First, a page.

We in the American Academy of Pediatrics continue to monitor children’s health.  We are concerned that the present situation, with parents too understandably fearful to keep regular well care, may allow common medical conditions to fester.  Children with  asthma, diabetes, obesity, chronic skin problems, ADHD and mental health difficulties should try and keep regular well/follow up care so we can monitor them and prevent transient exacerbations from turning more serious. Additionally, there are already reports of marked decrease in the worldwide administrating of regular vaccines.  That means we are at risk to see the return of major illnesses like whooping cough, measles, meningitis. It is imperative for us to prevent that from happening on top of corona, so we pediatricians urge parents to bring those < 2 years old and all children in need of vaccines to come in and get immunized.

My office continues to be open to help you with your child’s health needs, including routine “anticipatory guidance” regarding diet and sleep habits, child development, phone/game use, personal safety, smoking/vaping and drug/alcohol prevention, school and discipline issues, adolescent sexual health/responsibility and all other aspects as your child grows up. We have televisit capacity, are manic ourselves about cleaning surfaces and glove/mask (frankly, for our own protection too!), can administer vaccines in the parking lot–whatever we should do to keep your child healthy as I’ve enjoyed the opportunity to do for 35 years as a pediatrician.

Call with questions or concerns, and thanks for following.

More on Your Kid and COVID-19

Of course we are all dealing with unprecedented stress during this difficult time.  People are concerned for their physical and financial well being while being cooped up and unable to enjoy typical stress relievers like family/friend interaction, going out to dinner, movies/plays/sporting events (to participate or watch), as well as deeper endeavors like attending religious worship.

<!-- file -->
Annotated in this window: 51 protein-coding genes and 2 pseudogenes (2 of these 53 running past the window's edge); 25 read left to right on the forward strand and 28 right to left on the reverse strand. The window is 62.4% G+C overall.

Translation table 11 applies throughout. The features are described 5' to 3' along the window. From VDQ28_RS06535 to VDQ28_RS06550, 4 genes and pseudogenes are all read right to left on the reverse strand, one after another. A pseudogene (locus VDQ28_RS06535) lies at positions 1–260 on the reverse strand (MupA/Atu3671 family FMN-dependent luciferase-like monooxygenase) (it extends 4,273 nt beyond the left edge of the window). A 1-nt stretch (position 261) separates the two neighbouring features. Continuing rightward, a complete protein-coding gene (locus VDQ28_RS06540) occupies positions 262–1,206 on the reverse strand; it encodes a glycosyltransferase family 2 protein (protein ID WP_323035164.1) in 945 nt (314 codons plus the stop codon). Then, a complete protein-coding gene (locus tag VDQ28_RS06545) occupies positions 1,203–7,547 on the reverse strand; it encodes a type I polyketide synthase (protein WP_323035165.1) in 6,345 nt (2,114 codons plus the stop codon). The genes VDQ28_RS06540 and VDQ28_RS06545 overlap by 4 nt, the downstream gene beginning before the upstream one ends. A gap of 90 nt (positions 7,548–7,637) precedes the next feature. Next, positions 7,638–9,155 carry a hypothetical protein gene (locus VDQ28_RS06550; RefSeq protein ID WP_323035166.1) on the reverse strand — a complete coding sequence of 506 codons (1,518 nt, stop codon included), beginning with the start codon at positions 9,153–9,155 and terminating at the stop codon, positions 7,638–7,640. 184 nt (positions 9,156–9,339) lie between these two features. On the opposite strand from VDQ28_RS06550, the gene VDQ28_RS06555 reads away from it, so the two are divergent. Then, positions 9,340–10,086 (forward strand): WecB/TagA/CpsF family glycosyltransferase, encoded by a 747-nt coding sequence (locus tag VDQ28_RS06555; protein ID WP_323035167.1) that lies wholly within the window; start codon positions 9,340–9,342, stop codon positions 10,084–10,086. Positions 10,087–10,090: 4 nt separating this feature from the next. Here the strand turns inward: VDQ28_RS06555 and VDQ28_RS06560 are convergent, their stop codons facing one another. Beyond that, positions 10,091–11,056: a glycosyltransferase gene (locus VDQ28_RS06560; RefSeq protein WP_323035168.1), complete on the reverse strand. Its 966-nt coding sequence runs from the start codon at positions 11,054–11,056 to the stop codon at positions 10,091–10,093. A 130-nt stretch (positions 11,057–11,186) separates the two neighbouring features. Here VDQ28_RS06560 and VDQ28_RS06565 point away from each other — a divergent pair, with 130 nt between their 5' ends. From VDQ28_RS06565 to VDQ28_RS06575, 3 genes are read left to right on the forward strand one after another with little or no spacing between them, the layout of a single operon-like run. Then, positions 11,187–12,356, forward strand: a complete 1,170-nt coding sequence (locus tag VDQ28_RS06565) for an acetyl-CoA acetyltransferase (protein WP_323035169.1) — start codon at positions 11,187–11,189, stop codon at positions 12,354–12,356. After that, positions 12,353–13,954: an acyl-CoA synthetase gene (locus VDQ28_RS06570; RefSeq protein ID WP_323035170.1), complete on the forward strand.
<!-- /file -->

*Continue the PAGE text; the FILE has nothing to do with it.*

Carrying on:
There are already studies chronicling the toll this may be taking on family interactions.  19% of parents admit shouting or screaming at their children now, 15% report spanking or slapping them and 11% admit to multiple such incidents.  The AAP has concerns that the incidence of child abuse and/or neglect could rise.  In many instances, a teacher, clergy, or doctor is the first person to recognize a problem and notify the authorities.  With these contacts largely on hold, some of these mistreatments may go unnoticed and unreported.

We at the AAP advocate that it is essentially never appropriate to discipline a child with acts of physical force, or to take actions that berate, belittle, or humiliate them. I cannot overemphasize how strongly we pediatricians feel about this subject.  Here are some of the Academy’s guidelines on how to limit the stresses of “shelter in place.”

With children at home so much more, there is also a greater risk of accidental injuries there.  Some suggestions/reminders:

  1. Use childproof locks and gates, including on staircases.
  2. No walkers–jumper/saucer seats are safer. Better yet, just let your young toddler play freely on the floor with you to supervise.
  3. Be careful in the use of elevated surfaces with toddlers(changing tables). The floor is safer.
  4. Secure electric wires and use electric outlet covers.
  5. Secure window treatment cords.
  6. No small hard foods or toys within reach of toddlers (if the object fits in a toilet paper roll in 2 planes–length and width– then it can be swallowed or inhaled)
  7. Store cleansers, toxins, poisons high up, out of reach of young children.
  8. Do not use space heaters in your home.
  9. Never leave infants or toddlers unattended by standing water like a bathtub.  Little children can even fall head first into a toilet and drown.  Keep the bathroom door closed so they do not wander in unnoticed.
  10. Keep all medicines in their original containers and store in medicine cabinets at all times.
  11. Rubber bumpers on all sharp edges (coffee tables, fireplace).
  12. If you own firearms, keep them and ammunition stored separately in locked containers, out of reach of children, and keep keys in separate, secure location.

Keep distance, keep safe, and thanks for following.